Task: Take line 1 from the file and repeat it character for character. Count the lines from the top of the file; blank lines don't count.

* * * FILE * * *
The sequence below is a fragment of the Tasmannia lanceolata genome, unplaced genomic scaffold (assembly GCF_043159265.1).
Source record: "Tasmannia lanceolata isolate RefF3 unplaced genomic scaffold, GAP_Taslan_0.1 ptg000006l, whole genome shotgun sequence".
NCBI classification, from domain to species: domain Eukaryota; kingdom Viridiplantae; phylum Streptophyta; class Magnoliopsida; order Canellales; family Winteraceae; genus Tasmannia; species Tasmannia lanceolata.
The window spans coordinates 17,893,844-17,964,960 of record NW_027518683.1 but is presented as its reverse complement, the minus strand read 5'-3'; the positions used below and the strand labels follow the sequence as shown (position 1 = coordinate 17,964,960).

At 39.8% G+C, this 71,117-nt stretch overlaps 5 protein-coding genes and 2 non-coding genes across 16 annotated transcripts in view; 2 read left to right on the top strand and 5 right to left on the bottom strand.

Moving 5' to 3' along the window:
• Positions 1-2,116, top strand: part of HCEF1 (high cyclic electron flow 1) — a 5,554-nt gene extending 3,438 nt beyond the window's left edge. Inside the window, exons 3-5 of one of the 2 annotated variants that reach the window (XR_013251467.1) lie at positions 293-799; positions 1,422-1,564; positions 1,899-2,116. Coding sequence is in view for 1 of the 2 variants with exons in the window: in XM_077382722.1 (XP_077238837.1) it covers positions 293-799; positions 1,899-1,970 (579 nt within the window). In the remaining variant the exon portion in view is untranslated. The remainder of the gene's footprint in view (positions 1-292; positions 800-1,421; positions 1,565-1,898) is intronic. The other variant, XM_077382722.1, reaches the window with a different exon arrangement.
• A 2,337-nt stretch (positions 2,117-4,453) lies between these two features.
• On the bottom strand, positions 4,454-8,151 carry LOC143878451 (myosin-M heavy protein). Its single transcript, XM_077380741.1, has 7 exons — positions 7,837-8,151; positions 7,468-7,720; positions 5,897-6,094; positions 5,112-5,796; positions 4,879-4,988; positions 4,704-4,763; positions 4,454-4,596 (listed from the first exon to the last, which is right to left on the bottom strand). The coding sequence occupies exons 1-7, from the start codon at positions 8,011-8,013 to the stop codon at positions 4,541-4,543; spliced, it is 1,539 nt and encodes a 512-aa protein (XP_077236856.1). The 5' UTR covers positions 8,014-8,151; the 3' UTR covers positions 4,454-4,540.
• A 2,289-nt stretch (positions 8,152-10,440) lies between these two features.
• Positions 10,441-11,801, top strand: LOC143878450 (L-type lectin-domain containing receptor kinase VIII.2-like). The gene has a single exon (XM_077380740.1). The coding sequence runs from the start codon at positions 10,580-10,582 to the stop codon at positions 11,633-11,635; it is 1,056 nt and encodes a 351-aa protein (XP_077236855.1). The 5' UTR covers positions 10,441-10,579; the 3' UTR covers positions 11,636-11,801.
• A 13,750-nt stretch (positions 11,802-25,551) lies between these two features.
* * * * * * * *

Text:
The sequence below is a fragment of the Tasmannia lanceolata genome, unplaced genomic scaffold (assembly GCF_043159265.1).